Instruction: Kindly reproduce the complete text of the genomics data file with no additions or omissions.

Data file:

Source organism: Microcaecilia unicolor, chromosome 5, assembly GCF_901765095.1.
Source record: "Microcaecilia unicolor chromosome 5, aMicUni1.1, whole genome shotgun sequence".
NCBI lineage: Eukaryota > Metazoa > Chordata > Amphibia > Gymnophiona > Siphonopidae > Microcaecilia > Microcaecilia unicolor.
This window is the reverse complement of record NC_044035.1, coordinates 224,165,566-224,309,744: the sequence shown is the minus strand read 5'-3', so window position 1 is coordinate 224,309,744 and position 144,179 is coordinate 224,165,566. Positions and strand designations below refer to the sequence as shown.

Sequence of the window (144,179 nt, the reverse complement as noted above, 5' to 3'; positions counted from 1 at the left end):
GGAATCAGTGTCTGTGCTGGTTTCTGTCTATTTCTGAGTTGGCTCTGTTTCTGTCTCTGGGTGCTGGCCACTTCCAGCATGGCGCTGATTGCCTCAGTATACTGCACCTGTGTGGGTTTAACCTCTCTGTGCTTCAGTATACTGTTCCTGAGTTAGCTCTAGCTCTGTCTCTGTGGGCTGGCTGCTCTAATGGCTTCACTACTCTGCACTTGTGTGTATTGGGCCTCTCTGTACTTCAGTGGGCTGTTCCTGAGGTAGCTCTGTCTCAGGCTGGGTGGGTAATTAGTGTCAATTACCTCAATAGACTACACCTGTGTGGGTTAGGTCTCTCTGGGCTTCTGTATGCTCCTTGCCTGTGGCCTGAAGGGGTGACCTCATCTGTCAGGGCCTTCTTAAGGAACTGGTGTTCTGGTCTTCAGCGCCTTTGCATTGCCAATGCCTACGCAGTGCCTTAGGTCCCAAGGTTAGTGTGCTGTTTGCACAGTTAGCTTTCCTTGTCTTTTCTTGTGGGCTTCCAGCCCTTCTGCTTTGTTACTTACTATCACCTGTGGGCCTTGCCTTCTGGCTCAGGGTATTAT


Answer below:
Source organism: Microcaecilia unicolor, chromosome 5, assembly GCF_901765095.1.
Source record: "Microcaecilia unicolor chromosome 5, aMicUni1.1, whole genome shotgun sequence".
NCBI lineage: Eukaryota > Metazoa > Chordata > Amphibia > Gymnophiona > Siphonopidae > Microcaecilia > Microcaecilia unicolor.
This window is the reverse complement of record NC_044035.1, coordinates 224,165,566-224,309,744: the sequence shown is the minus strand read 5'-3', so window position 1 is coordinate 224,309,744 and position 144,179 is coordinate 224,165,566. Positions and strand designations below refer to the sequence as shown.

Sequence of the window (144,179 nt, the reverse complement as noted above, 5' to 3'; positions counted from 1 at the left end):
GGAATCAGTGTCTGTGCTGGTTTCTGTCTATTTCTGAGTTGGCTCTGTTTCTGTCTCTGGGTGCTGGCCACTTCCAGCATGGCGCTGATTGCCTCAGTATACTGCACCTGTGTGGGTTTAACCTCTCTGTGCTTCAGTATACTGTTCCTGAGTTAGCTCTAGCTCTGTCTCTGTGGGCTGGCTGCTCTAATGGCTTCACTACTCTGCACTTGTGTGTATTGGGCCTCTCTGTACTTCAGTGGGCTGTTCCTGAGGTAGCTCTGTCTCAGGCTGGGTGGGTAATTAGTGTCAATTACCTCAATAGACTACACCTGTGTGGGTTAGGTCTCTCTGGGCTTCTGTATGCTCCTTGCCTGTGGCCTGAAGGGGTGACCTCATCTGTCAGGGCCTTCTTAAGGAACTGGTGTTCTGGTCTTCAGCGCCTTTGCATTGCCAATGCCTACGCAGTGCCTTAGGTCCCAAGGTTAGTGTGCTGTTTGCACAGTTAGCTTTCCTTGTCTTTTCTTGTGGGCTTCCAGCCCTTCTGCTTTGTTACTTACTATCACCTGTGGGCCTTGCCTTCTGGCTCAGGGTATTAT